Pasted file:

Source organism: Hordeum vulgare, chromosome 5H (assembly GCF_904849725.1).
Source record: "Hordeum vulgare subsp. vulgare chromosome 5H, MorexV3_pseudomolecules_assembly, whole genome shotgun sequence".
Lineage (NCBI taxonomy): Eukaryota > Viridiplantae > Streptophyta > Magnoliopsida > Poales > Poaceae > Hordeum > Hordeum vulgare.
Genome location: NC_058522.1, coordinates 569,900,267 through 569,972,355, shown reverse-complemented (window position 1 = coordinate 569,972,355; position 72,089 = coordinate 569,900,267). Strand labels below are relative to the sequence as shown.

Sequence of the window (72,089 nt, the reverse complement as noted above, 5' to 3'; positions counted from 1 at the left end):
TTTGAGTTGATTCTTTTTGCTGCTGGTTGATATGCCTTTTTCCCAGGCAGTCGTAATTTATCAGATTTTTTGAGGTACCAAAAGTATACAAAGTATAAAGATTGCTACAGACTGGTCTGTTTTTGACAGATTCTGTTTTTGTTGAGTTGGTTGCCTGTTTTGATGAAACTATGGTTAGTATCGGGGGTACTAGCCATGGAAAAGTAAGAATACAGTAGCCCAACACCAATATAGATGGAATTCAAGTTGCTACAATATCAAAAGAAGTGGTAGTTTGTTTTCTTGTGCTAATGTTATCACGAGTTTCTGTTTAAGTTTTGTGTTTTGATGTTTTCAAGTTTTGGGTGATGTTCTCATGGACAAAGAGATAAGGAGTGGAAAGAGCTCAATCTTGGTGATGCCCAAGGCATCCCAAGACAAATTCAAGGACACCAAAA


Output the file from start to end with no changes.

Source organism: Hordeum vulgare, chromosome 5H (assembly GCF_904849725.1).
Source record: "Hordeum vulgare subsp. vulgare chromosome 5H, MorexV3_pseudomolecules_assembly, whole genome shotgun sequence".
Lineage (NCBI taxonomy): Eukaryota > Viridiplantae > Streptophyta > Magnoliopsida > Poales > Poaceae > Hordeum > Hordeum vulgare.
Genome location: NC_058522.1, coordinates 569,900,267 through 569,972,355, shown reverse-complemented (window position 1 = coordinate 569,972,355; position 72,089 = coordinate 569,900,267). Strand labels below are relative to the sequence as shown.

Sequence of the window (72,089 nt, the reverse complement as noted above, 5' to 3'; positions counted from 1 at the left end):
TTTGAGTTGATTCTTTTTGCTGCTGGTTGATATGCCTTTTTCCCAGGCAGTCGTAATTTATCAGATTTTTTGAGGTACCAAAAGTATACAAAGTATAAAGATTGCTACAGACTGGTCTGTTTTTGACAGATTCTGTTTTTGTTGAGTTGGTTGCCTGTTTTGATGAAACTATGGTTAGTATCGGGGGTACTAGCCATGGAAAAGTAAGAATACAGTAGCCCAACACCAATATAGATGGAATTCAAGTTGCTACAATATCAAAAGAAGTGGTAGTTTGTTTTCTTGTGCTAATGTTATCACGAGTTTCTGTTTAAGTTTTGTGTTTTGATGTTTTCAAGTTTTGGGTGATGTTCTCATGGACAAAGAGATAAGGAGTGGAAAGAGCTCAATCTTGGTGATGCCCAAGGCATCCCAAGACAAATTCAAGGACACCAAAA